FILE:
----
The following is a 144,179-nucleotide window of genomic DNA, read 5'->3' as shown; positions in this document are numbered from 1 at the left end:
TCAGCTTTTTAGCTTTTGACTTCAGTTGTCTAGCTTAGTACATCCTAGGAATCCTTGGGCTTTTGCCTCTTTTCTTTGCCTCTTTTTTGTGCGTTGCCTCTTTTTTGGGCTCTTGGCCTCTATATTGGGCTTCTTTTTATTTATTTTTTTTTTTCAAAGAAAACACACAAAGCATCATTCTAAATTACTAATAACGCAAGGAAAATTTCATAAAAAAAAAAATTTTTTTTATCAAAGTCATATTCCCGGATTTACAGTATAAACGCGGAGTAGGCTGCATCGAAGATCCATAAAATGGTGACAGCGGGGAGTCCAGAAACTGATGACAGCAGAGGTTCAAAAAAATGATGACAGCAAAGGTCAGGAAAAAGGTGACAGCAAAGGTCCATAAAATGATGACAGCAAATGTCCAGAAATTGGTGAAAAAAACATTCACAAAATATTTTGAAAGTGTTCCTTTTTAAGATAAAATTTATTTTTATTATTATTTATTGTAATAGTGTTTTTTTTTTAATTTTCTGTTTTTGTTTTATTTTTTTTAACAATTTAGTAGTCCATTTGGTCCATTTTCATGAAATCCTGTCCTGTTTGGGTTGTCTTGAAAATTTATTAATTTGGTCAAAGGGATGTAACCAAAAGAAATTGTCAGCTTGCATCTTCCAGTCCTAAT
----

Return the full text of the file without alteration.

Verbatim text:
The following is a 144,179-nucleotide window of genomic DNA, read 5'->3' as shown; positions in this document are numbered from 1 at the left end:
TCAGCTTTTTAGCTTTTGACTTCAGTTGTCTAGCTTAGTACATCCTAGGAATCCTTGGGCTTTTGCCTCTTTTCTTTGCCTCTTTTTTGTGCGTTGCCTCTTTTTTGGGCTCTTGGCCTCTATATTGGGCTTCTTTTTATTTATTTTTTTTTTTCAAAGAAAACACACAAAGCATCATTCTAAATTACTAATAACGCAAGGAAAATTTCATAAAAAAAAAAATTTTTTTTATCAAAGTCATATTCCCGGATTTACAGTATAAACGCGGAGTAGGCTGCATCGAAGATCCATAAAATGGTGACAGCGGGGAGTCCAGAAACTGATGACAGCAGAGGTTCAAAAAAATGATGACAGCAAAGGTCAGGAAAAAGGTGACAGCAAAGGTCCATAAAATGATGACAGCAAATGTCCAGAAATTGGTGAAAAAAACATTCACAAAATATTTTGAAAGTGTTCCTTTTTAAGATAAAATTTATTTTTATTATTATTTATTGTAATAGTGTTTTTTTTTTAATTTTCTGTTTTTGTTTTATTTTTTTTAACAATTTAGTAGTCCATTTGGTCCATTTTCATGAAATCCTGTCCTGTTTGGGTTGTCTTGAAAATTTATTAATTTGGTCAAAGGGATGTAACCAAAAGAAATTGTCAGCTTGCATCTTCCAGTCCTAAT